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Peer blog: Scheduling, focus, and fun!

Liyi, Engineering, Class of 2024

Welcome back, everyone! It has been a wild ride since the first day of university, but I’ve been enjoying myself. School is providing me with the drive, motivation, and strong sense of purpose that I lacked during the summer.

Some notable things have happened from my last blog until now. I gained two new Queen’s items for my clothing collection: a crewneck and the famed rugby jersey! Additionally, I am ecstatic to have joined the Queen’s Hyperloop Design Team. Finding ways to bond with the campus community has helped.

Nonetheless, being in engineering as a first year while attending Queen’s Zoomiversity has been a bit of a struggle. This semester I have calculus, chemistry, and engineering design and labs. Keeping up with the course load has fueled me into buying cold brew from the local grocery store (to drink as a reward for my hard work, not for the caffeine). So if you feel that the first two weeks have been tough too, don’t worry: I am right there with you.

Finding myself busy with my schoolwork, a new club, and work outside of school, I tried to find a planning strategy that worked for me:

  • Currently, I have a paper agenda to track big and regular events like synchronous classes and my work schedule.
  • I also linked my Google Calendar to onQ, so that it lists events, and test and submission dates. That means I can always quickly refer to what’s coming in the days and weeks ahead, and my phone can remind me a few days in advance of deadlines.
  • Lastly, and most importantly, every day I make my own checklist of what to do that day on a plain sheet of paper. I just use a plain piece of paper; it doesn’t have to be anything pretty or cost $30 from a fancy stationery store!

I’m trying out different approaches to managing my time. I don’t like a set schedule with every hour planned out by course/task, so I’m just trying to set times to start and stop working. In those blocks, I can choose to work on whichever task I feel would be most suited to my mood. Using my daily to-do list is helping me stay on track, even though I don’t have my day planned out in infinite detail. This works for me, but it may not work for everyone else. I think the most significant thing in the first few weeks of school is to learn about yourself and learn how you like to work the most effectively. You will carry these skills with you forever.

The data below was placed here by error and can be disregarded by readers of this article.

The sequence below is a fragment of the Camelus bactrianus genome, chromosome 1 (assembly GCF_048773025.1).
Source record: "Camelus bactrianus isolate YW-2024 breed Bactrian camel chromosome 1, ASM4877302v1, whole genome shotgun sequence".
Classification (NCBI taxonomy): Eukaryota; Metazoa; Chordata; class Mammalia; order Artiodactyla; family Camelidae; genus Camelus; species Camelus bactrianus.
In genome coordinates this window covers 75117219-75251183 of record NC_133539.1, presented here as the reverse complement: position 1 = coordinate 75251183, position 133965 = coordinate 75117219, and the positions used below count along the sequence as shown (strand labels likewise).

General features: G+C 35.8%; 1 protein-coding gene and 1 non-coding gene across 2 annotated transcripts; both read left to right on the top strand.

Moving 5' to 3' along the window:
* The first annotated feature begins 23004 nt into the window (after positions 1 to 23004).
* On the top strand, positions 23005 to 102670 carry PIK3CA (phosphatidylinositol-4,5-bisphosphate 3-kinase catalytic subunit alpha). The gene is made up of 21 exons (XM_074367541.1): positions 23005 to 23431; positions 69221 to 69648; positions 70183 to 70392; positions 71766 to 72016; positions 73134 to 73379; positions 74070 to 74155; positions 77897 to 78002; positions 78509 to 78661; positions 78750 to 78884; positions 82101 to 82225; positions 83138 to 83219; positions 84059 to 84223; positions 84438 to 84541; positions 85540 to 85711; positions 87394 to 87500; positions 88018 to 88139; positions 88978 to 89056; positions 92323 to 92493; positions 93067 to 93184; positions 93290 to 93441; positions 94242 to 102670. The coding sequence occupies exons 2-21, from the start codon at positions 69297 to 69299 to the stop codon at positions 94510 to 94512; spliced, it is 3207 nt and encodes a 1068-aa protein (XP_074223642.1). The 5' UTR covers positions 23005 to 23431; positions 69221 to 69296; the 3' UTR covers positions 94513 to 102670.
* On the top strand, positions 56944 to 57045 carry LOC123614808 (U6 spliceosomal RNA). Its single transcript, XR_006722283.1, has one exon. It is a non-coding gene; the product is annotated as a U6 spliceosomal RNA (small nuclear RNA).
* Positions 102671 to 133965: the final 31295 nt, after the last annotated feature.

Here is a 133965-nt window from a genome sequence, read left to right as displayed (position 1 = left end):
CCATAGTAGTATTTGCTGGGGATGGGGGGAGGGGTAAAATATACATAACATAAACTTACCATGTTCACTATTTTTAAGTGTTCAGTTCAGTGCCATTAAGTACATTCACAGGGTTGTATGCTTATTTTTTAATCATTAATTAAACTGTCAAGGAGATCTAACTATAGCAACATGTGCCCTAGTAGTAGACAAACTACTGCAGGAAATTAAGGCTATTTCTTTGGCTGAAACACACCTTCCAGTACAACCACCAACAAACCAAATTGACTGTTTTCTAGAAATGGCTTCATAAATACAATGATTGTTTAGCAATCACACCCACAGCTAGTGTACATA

Staying on task can still be tough. During video lectures, I find myself sending messages to friends. I find this eerily similar to whispering to a friend in class—except this time, there is no teacher to tell us to stop talking and to listen!

As a result, I tried setting a timer to help me focus on work for a few minutes. I did not look at my phone until the timer finished. That was it. I am telling you, it worked. It worked like a charm, and it seemed too good to be true. I highly recommend it. If the standard timer app is too boring for you, I have got you covered! Try an app called Flora. Each time you start the timer, the app grows a tree. If you end the timer before it goes off, the tree is destroyed. That gives you the incentive to keep working so your tree grows to be happy and healthy. It is a brilliant app for people to stay on track to grow a virtual forest.

Remember that in the first few weeks of school it is beneficial to learn about yourself and learn how you like to work the most effectively. And there are plenty of apps like Flora to make focusing more fun!

I cannot wait to see what the next couple of weeks have in store for us. Let’s pull through together, Gaels!

Liyi's Tools for Organization